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This week KYD is showcasing extracts from this year’s Unpublished Manuscript Award shortlist, who are spending the week fine-tuning their work in an online intensive as part of the KYD/Varuna Copyright Agency Fellowship. Read extracts from the other shortlistees here!

When twelve-year-old Agnes disappears  on the way home from school in a small town in rural Australia, the community is thrown into a maelstrom of suspicion and grief. As the police begin their investigation, Agnes’s tenacious best friend, Ronnie, is determined to find her and bring her home. When schoolfriend Lewis tells Ronnie that he saw Agnes with a strange man at the creek the afternoon she went missing, Ronnie feels she is one step closer to finding her. But why is Lewis refusing to speak to the police? And who else is lying about how much they know about what has happened to Agnes?

Wednesday 5 December 2001

We were waiting for things to converge.

It was still dark, but even if the sun had been up we would not have needed to look around us. It was the same dirt, lazily punctuated by dry grass, the same rust-ringed cement water trough close to the fence line, the same White Cypress Pines that dotted our own families’ properties. A landscape as familiar to us as the backs of our own eyelids. And we knew we’d found the spot again by the smell. It pushed its way into our nose and throat like a rod of twisted tissue rammed so far it hurt. It was the smell of dead lambs, left to rot in the sun.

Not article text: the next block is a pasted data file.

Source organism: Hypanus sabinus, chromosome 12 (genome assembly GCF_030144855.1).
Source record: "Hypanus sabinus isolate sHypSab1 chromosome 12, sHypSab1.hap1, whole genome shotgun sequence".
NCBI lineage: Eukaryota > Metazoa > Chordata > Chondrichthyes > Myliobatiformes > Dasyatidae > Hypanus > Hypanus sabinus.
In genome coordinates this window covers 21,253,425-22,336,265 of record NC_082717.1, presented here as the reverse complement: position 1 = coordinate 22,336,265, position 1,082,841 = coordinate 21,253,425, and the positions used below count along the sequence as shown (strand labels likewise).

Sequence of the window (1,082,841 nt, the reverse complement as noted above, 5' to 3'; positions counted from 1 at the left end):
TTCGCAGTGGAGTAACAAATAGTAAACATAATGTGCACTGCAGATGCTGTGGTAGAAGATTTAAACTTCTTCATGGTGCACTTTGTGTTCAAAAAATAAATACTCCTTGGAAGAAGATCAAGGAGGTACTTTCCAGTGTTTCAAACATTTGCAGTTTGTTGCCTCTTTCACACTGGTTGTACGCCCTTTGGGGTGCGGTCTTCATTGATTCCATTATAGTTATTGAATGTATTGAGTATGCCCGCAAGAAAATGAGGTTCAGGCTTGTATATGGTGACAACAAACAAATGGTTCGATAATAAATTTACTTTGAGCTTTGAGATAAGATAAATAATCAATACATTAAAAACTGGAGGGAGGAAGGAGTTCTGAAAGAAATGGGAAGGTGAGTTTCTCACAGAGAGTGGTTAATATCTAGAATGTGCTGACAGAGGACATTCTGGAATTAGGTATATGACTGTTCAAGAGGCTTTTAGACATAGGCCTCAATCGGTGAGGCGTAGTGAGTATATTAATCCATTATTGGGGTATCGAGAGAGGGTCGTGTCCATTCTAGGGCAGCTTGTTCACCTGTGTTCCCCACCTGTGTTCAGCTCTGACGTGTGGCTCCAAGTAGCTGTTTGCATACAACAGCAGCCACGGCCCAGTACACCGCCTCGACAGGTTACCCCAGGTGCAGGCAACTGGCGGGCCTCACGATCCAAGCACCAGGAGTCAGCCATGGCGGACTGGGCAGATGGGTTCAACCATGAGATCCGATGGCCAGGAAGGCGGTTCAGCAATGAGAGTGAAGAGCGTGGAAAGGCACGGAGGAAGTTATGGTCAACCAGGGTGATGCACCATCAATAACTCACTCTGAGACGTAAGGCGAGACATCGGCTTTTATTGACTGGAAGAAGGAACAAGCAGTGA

The stitches in the man’s arm tugged as he turned the steering wheel of his ute. From his vantage point in the driver’s seat, the main house was just a smudge in the distance. The sun was coming up now. He was checking the fences after his time away from the property. If he’d driven just a metre closer to the fence line—a metre was nothing, on a property like his—he never would have found it. But the cab of the ute tipped slightly as he drove over soft ground. The man stood in the space created by the open front door of the vehicle and the smell hit him the same way it had hit us. We kids heard and saw it all. He walked around the car and plucked a shovel from the tray. The man’s laboured breathing was interrupted only by the occasional ‘shink’ of the shovel moving through soil. We watched his face as he winced in pain. We took note of the angle of his shoulders as it hit something that did not give, something that was not dirt, not a root. We saw him crouch to scoop away earth with one hand, running his fingers along shiny black plastic. It was five days since anyone, including us, had seen Agnes Bianchi.